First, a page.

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American Voices: Garrett Ebling

Garrett Ebling’s world literally came crashing down when the I-35W Mississippi River Bridge that he was traveling on collapsed on August 1, 2007.

Five years later, Ebling has made a full physical recovery and has written an aptly-named memoir, “Collapsed,” about his slow and painful journey from the wreckage. For Ebling, his harrowing experience is proof that infrastructure investments in the U.S. should be a priority.

Life before the bridge collapse was a very exciting time. I had just gotten engaged four days before that. It was a special day at work because we were going to have an outing with our department. So after the — after the zoo — we went to a restaurant and had drinks and hors d’oeuvres. So it was at that point where we all went our separate ways.

Crossing the 35W Bridge was not a normal route for me. I had probably crossed that bridge maybe three or four times in my life prior to that. The point where I really noticed that something had gone awry was when all of the cars in front of me flashed their brake lights at the same time. And then, the next second, all those cars just dropped — dropped into an abyss. And that next second, I started feeling weightlessness in my car as the bridge was breaking up underneath me. My car fell about 110 feet.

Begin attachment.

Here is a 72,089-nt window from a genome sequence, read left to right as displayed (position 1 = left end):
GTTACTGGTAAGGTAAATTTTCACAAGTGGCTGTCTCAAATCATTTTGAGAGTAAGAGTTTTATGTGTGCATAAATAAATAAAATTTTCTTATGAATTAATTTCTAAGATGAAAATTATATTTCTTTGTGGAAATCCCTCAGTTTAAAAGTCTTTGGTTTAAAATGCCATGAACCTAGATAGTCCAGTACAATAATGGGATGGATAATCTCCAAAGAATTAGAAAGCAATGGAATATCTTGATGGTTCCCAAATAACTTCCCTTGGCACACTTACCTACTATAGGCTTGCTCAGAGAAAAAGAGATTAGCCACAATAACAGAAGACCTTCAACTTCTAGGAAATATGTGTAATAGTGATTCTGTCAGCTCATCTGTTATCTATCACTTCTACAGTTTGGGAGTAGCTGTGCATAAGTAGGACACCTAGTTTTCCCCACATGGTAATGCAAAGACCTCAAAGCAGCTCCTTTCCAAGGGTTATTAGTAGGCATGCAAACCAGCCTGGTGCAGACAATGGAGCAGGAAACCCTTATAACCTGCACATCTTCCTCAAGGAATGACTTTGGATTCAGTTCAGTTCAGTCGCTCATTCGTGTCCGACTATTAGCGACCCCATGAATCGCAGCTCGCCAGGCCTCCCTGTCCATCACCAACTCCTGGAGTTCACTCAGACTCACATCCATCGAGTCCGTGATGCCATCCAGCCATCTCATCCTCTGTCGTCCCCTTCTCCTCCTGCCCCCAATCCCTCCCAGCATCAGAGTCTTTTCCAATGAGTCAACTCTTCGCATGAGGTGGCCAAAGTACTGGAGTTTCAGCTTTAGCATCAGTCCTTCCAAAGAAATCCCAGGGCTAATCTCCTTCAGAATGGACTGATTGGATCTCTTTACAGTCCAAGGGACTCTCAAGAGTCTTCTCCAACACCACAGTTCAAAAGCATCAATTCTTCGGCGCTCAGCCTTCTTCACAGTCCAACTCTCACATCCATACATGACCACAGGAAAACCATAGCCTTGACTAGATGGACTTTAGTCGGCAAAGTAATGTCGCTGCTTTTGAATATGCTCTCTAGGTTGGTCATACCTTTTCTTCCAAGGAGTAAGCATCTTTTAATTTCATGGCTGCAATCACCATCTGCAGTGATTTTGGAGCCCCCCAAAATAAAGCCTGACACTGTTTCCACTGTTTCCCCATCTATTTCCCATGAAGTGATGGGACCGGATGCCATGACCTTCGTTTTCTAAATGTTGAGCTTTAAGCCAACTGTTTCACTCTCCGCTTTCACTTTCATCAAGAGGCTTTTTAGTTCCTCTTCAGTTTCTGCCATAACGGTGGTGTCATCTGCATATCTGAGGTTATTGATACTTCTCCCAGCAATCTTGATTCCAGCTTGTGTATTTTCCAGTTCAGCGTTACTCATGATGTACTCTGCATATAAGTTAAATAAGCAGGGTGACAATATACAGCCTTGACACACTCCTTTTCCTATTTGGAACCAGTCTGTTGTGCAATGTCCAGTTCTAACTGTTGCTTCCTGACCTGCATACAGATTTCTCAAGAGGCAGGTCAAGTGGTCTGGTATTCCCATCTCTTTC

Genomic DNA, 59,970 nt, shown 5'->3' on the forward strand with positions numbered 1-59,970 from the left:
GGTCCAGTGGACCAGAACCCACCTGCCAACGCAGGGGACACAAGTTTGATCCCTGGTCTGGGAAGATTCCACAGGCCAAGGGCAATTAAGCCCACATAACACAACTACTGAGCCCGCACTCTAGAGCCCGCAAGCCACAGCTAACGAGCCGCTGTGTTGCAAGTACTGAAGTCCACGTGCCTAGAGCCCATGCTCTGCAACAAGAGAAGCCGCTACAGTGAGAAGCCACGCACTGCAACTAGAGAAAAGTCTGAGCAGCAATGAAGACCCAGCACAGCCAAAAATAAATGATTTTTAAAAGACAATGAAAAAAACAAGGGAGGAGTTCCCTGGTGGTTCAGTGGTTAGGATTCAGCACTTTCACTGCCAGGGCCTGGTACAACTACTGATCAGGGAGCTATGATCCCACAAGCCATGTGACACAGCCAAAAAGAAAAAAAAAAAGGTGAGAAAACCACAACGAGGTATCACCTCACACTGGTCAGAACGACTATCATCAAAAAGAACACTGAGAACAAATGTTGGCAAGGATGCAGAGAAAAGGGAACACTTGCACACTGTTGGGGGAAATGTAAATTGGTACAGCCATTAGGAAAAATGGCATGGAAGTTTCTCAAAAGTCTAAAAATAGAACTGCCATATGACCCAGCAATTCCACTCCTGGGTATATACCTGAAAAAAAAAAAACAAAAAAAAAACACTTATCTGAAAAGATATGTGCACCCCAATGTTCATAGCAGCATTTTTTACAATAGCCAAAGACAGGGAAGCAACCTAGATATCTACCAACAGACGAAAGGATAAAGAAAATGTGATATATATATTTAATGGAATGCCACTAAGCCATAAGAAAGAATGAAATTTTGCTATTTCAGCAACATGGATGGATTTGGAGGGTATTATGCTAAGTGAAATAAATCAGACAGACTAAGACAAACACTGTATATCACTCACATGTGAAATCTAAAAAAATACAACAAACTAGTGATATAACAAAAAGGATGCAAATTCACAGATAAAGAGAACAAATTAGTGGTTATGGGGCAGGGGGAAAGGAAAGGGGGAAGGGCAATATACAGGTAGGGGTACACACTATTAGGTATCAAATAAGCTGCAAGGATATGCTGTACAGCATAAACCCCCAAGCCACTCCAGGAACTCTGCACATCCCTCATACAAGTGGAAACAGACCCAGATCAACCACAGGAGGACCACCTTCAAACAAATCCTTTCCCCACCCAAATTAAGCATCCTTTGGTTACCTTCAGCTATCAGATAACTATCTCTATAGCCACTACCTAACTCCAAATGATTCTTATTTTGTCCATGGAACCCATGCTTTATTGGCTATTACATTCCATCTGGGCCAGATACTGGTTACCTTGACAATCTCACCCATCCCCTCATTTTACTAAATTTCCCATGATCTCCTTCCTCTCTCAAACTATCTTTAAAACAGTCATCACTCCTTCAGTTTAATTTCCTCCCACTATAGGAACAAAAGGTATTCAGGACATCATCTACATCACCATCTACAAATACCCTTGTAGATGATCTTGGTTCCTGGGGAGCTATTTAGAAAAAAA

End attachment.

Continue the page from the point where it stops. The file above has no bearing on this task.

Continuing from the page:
After I arrived at the hospital and the first surgery began, they put me in a medically induced coma. I was in that coma from August 1st until August 19th. During that time, I had about a half dozen surgeries to help correct a litany of things that went wrong.

The hardest part about all of this is knowing that this tragedy was completely preventable. And for whatever reason, reasons we may never know, the state decided to not do anything.

I think infrastructure needs to be a priority because safety has to be a priority. While this was a very rare event here in the United States, we should never want to have to get to the point where something collapses and people have to die for us to go, oh, maybe this needs to be a priority. We can’t fix everything at one time. We know we are a nation of incredible debt right now. I think we need to be — get creative in how we fund infrastructure because the resources are limited.

But I think for politicians to really make a dent in infrastructure improvements starts with cities and counties looking at their roads and their bridges and their railways and making determinations on what can be done to improve the safety of those things. So I think if you go from sort of a bottom-up approach to it, I think that improving the infrastructure is a real possibility in this country.